Seaquist, Elizabeth Rachel, MD
Hypoglycemia unawareness in patients with type 1 diabetes: pilot study of naltrexone therapy
General Research Subject: Type 1 Diabetes
Focus: Clinical Therapeutics/New Technology\Pharmacologic Treatment of Diabetes or its Complications, Complications\Hypoglycemia, Complications\Neuropathy
Type of Grant: Distinguished Clinical Scientist
Project Start Date: July 1, 2009
Project End Date: June 30, 2013
Hypoglycemia unawareness is a serious consequence of recurrent hypoglycemia that causes patients to lose their ability to detect low blood sugars until they are too confused to help themselves. Helping patients overcome this problem is difficult. Recently, subjects with type 1 diabetes and hypoglycemia unawareness were found to display brain activation patterns during hypoglycemia that resemble the activation patterns seen following the administration of an addictive substance such as cocaine; raising the possibility that hypoglycemia may be perceived as rewarding and not a stress to patients with hypoglycemia unawareness. If so, therapies applied to the treatment of addictions like naltrexone might provide a novel treatment approach.
In this project we will test the hypothesis that naltrexone therapy in subjects with type 1 diabetes and hypoglycemia unawareness will reduce the number of reduce the number of hypoglycemic events, improve recognition of hypoglycemia, and normalize the brain activation patterns seen during hypoglycemia. Our specific aim is to perform a randomized double blind trial of four weeks of naltrexone or placebo therapy in twenty subjects with type 1 diabetes and hypoglycemia unawareness and compare the outcome measures collected before treatment with those collected at the end of the treatment period. This work is significant because it will investigate a novel treatment approach to the serious problem of hypoglycemia unawareness in type 1 diabetes.
What area of diabetes research does your project cover? What role will this particular project play in preventing, treating and/or curing diabetes?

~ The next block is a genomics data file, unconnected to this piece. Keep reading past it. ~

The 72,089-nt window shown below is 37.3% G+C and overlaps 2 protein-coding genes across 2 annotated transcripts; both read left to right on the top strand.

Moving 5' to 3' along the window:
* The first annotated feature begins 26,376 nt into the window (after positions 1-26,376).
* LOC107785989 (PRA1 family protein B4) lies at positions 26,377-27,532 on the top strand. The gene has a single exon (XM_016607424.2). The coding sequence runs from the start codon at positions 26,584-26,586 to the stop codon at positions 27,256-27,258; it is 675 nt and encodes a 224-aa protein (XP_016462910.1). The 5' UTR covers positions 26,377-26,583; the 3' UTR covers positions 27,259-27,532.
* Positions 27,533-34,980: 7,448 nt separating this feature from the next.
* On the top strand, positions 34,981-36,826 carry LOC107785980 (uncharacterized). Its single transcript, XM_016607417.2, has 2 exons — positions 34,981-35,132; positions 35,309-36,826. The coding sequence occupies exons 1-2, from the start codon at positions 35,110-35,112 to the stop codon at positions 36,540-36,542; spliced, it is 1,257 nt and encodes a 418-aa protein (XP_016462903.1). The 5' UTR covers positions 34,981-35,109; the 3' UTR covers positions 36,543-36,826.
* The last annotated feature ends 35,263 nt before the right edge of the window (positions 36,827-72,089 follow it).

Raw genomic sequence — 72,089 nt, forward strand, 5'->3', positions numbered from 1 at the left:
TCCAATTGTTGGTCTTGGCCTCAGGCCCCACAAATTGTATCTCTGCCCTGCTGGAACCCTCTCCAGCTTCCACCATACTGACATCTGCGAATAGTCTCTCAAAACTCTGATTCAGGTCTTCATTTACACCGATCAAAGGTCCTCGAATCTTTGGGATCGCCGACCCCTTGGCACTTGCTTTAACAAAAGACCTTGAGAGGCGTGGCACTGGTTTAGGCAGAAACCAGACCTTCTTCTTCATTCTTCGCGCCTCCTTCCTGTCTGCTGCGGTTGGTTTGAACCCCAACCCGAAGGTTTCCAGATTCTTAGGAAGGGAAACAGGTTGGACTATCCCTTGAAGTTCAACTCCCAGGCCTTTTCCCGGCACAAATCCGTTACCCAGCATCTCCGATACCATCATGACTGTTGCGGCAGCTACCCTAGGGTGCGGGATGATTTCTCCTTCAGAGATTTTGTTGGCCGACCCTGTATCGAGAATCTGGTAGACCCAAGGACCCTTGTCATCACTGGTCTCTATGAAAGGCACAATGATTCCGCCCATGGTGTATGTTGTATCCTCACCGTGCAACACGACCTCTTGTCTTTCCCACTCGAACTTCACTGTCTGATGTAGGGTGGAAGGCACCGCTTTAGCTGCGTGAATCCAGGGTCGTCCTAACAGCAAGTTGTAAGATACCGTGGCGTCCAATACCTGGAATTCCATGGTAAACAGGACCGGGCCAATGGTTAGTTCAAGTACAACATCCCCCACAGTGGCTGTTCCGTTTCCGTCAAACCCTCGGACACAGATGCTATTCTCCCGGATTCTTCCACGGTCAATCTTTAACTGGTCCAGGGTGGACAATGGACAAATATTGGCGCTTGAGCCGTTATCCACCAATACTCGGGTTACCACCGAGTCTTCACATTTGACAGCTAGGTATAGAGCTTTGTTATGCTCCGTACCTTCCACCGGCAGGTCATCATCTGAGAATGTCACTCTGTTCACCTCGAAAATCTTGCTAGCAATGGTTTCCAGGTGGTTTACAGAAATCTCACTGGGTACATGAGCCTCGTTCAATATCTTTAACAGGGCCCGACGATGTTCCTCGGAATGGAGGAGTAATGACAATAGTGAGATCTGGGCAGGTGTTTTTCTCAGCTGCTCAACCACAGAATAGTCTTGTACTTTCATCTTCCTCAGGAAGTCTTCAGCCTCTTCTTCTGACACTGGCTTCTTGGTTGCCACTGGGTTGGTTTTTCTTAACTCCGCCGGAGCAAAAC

This project addresses the area of hypoglycemia, which is the factor that limits the intensity with which glycemic control can be applied to reduce the microvascular complications of diabetes. Neuroimaging data now suggest that recurrent hypoglycemia may alter brain function so that hypoglycemia is no longer perceived as a threat and may be experienced as rewarding. A similar change in function is seen in patients with substance abuse upon exposure to addicting drugs. These patients have been successfully treated with naltrexone and the purpose of this study is to determine if naltrexone can help with the treatment of hypoglycemia unawareness.
If a person with diabetes were to ask you how your project will help them in the future, how would you respond?
If this study shows that naltrexone is effective in treating hypoglycemia unawareness, it could ultimately be used to restore the sensation of the warning signs of hypoglycemia in patients with hypoglycemia unawareness. If such patients were able to sense their hypoglycemia, they could more safely manage their blood sugars and reduce their risk for developing the complications of diabetes.
Why is it important for you, personally, to become involved in diabetes research?
Diabetes is a devastating disease requires attention on a daily basis and holds out the possibility of developing serious complications over time. I became involved in diabetes research to develop new ways to prevent diabetes complications and to improve the lives of people with diabetes. As a clinician, it is very important to me that until there is a cure, my patients live long and well with their diabetes. All of my research to date has been focused on achieving this goal.
What role will this award play in your research efforts?
This award will significantly advance my research efforts because it will let me determine if a readily available drug can be successfully used to treat hypoglycemia unawareness, a condition that can seriously impact quality of life and complication risk. This award will also allow me to continue to mentor the next generation of diabetes researchers.
In what direction do you see the future of diabetes research going?
In the future, I believe more effort will be spent to understand the changes in integrative physiology that are responsible for the development of diabetes and its complications. With this understanding, new therapies can be developed. The impact of diabetes on cerebral function will also receive more attention since so many patients are now living healthy lives with diabetes into old age. Finally, I believe future research will also provide better strategies to achieve diabetes prevention.
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